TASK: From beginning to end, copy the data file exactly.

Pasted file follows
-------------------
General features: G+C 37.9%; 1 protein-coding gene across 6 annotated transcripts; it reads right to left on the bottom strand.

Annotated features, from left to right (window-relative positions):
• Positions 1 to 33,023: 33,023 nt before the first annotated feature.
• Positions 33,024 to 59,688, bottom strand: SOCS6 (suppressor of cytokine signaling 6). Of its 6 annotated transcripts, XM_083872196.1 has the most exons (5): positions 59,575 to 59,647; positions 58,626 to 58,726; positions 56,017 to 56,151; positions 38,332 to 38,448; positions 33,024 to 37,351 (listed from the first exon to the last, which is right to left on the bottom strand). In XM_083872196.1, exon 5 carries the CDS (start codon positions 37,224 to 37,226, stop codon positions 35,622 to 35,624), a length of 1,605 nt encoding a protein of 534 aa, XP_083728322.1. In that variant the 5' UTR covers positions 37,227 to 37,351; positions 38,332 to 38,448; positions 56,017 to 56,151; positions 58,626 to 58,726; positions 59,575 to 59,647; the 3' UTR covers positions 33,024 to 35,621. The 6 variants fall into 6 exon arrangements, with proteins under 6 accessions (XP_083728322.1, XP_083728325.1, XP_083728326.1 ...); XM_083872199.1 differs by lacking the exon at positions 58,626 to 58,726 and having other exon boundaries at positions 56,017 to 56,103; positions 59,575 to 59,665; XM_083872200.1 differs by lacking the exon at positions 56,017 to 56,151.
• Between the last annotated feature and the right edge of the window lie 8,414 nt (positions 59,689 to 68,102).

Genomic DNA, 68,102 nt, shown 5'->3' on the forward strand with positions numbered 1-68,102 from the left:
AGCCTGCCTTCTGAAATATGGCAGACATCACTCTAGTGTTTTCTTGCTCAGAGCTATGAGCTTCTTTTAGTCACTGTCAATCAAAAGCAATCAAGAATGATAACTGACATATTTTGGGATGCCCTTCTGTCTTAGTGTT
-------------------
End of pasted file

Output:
General features: G+C 37.9%; 1 protein-coding gene across 6 annotated transcripts; it reads right to left on the bottom strand.

Annotated features, from left to right (window-relative positions):
• Positions 1 to 33,023: 33,023 nt before the first annotated feature.
• Positions 33,024 to 59,688, bottom strand: SOCS6 (suppressor of cytokine signaling 6). Of its 6 annotated transcripts, XM_083872196.1 has the most exons (5): positions 59,575 to 59,647; positions 58,626 to 58,726; positions 56,017 to 56,151; positions 38,332 to 38,448; positions 33,024 to 37,351 (listed from the first exon to the last, which is right to left on the bottom strand). In XM_083872196.1, exon 5 carries the CDS (start codon positions 37,224 to 37,226, stop codon positions 35,622 to 35,624), a length of 1,605 nt encoding a protein of 534 aa, XP_083728322.1. In that variant the 5' UTR covers positions 37,227 to 37,351; positions 38,332 to 38,448; positions 56,017 to 56,151; positions 58,626 to 58,726; positions 59,575 to 59,647; the 3' UTR covers positions 33,024 to 35,621. The 6 variants fall into 6 exon arrangements, with proteins under 6 accessions (XP_083728322.1, XP_083728325.1, XP_083728326.1 ...); XM_083872199.1 differs by lacking the exon at positions 58,626 to 58,726 and having other exon boundaries at positions 56,017 to 56,103; positions 59,575 to 59,665; XM_083872200.1 differs by lacking the exon at positions 56,017 to 56,151.
• Between the last annotated feature and the right edge of the window lie 8,414 nt (positions 59,689 to 68,102).

Genomic DNA, 68,102 nt, shown 5'->3' on the forward strand with positions numbered 1-68,102 from the left:
AGCCTGCCTTCTGAAATATGGCAGACATCACTCTAGTGTTTTCTTGCTCAGAGCTATGAGCTTCTTTTAGTCACTGTCAATCAAAAGCAATCAAGAATGATAACTGACATATTTTGGGATGCCCTTCTGTCTTAGTGTT